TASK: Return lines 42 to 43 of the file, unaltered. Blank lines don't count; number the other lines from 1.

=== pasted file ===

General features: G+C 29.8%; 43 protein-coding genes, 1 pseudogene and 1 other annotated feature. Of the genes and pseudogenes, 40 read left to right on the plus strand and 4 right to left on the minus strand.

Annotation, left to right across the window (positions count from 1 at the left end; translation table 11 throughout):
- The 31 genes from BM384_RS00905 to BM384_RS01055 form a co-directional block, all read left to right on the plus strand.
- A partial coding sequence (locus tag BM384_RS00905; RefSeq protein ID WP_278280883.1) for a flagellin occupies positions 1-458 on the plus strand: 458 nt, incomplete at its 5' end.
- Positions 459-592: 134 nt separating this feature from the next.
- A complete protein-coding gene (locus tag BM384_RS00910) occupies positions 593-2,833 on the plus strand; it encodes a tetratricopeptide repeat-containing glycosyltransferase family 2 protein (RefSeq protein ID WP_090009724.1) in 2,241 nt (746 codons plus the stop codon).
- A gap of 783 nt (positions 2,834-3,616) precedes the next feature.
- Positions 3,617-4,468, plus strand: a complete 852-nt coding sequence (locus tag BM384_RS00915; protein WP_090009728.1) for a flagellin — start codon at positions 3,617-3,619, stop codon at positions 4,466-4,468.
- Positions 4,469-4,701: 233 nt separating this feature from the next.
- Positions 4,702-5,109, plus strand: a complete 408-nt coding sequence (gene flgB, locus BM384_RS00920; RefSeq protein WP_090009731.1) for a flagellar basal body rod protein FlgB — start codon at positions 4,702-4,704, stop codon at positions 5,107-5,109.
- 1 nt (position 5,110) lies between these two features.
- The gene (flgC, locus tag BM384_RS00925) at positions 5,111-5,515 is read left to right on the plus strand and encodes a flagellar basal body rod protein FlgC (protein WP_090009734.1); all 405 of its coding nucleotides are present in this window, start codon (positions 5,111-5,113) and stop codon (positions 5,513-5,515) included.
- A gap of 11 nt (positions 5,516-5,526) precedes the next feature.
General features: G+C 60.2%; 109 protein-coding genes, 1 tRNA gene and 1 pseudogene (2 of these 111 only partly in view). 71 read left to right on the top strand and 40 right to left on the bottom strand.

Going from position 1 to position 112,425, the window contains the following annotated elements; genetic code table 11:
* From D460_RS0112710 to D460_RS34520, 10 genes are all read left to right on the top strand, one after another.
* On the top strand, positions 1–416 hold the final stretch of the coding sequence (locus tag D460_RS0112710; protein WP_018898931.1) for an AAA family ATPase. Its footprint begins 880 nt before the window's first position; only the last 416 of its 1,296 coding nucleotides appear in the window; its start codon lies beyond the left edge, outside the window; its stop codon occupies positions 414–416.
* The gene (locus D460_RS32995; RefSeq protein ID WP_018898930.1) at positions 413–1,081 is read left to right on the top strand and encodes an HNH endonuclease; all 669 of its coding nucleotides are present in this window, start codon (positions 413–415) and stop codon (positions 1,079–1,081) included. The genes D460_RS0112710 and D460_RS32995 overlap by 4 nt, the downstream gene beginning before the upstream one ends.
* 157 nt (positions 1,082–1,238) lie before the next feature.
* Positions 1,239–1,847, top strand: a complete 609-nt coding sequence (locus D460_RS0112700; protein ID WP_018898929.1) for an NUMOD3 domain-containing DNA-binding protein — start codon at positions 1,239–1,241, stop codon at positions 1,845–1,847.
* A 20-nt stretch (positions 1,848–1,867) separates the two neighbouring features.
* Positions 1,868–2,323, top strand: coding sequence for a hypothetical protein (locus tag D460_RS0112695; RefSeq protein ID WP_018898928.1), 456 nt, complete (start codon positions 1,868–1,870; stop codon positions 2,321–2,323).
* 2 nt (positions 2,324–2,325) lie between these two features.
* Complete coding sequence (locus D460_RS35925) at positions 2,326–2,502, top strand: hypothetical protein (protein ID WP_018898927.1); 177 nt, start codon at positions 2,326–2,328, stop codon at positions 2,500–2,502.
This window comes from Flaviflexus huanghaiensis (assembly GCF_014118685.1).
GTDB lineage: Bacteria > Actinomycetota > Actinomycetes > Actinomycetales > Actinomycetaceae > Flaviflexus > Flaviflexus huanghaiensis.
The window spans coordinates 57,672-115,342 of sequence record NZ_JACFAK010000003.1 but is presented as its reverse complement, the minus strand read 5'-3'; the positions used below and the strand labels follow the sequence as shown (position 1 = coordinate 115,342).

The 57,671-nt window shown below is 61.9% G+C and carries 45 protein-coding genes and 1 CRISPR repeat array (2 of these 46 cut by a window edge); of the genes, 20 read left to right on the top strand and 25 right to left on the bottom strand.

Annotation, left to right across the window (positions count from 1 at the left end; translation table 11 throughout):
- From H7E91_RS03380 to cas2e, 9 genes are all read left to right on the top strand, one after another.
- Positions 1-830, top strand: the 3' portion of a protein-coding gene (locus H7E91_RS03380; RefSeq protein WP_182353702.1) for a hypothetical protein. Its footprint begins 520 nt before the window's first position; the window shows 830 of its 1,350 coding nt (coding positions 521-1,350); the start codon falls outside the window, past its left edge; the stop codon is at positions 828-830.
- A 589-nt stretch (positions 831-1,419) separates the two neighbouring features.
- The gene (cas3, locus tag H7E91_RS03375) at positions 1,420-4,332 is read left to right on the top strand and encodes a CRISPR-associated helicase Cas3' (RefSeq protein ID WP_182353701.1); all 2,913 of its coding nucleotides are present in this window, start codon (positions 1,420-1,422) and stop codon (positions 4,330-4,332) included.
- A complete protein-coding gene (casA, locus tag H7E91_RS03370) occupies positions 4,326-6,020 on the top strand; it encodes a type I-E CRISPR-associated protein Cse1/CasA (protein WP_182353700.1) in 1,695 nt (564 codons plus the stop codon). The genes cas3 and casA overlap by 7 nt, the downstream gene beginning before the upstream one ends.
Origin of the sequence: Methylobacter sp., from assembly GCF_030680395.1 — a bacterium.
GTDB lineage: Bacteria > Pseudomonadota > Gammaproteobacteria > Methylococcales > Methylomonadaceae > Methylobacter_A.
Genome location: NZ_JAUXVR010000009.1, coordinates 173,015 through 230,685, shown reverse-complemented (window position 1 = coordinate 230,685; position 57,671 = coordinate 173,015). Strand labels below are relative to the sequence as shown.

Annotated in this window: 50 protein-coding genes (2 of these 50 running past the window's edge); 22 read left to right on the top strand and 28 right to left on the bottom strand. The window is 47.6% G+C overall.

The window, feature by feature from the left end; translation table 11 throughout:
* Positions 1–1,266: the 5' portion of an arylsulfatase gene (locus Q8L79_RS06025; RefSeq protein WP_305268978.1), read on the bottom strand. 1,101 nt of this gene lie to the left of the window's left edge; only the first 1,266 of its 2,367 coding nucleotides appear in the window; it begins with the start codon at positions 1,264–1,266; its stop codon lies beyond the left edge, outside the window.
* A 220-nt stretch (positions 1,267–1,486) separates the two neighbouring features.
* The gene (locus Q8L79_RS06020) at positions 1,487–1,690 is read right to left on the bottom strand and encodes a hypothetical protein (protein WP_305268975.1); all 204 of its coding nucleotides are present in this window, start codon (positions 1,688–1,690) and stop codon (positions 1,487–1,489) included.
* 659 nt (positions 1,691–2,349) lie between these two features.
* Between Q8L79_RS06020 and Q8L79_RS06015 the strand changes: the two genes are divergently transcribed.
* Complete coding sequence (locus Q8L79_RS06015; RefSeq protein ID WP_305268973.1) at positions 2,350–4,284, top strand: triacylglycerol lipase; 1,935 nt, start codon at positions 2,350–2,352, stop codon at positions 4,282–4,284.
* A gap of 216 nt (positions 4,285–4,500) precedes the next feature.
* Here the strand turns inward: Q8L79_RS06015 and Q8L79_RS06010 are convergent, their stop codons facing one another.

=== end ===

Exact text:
* The gene (locus Q8L79_RS06020) at positions 1,487–1,690 is read right to left on the bottom strand and encodes a hypothetical protein (protein WP_305268975.1); all 204 of its coding nucleotides are present in this window, start codon (positions 1,688–1,690) and stop codon (positions 1,487–1,489) included.
* 659 nt (positions 1,691–2,349) lie between these two features.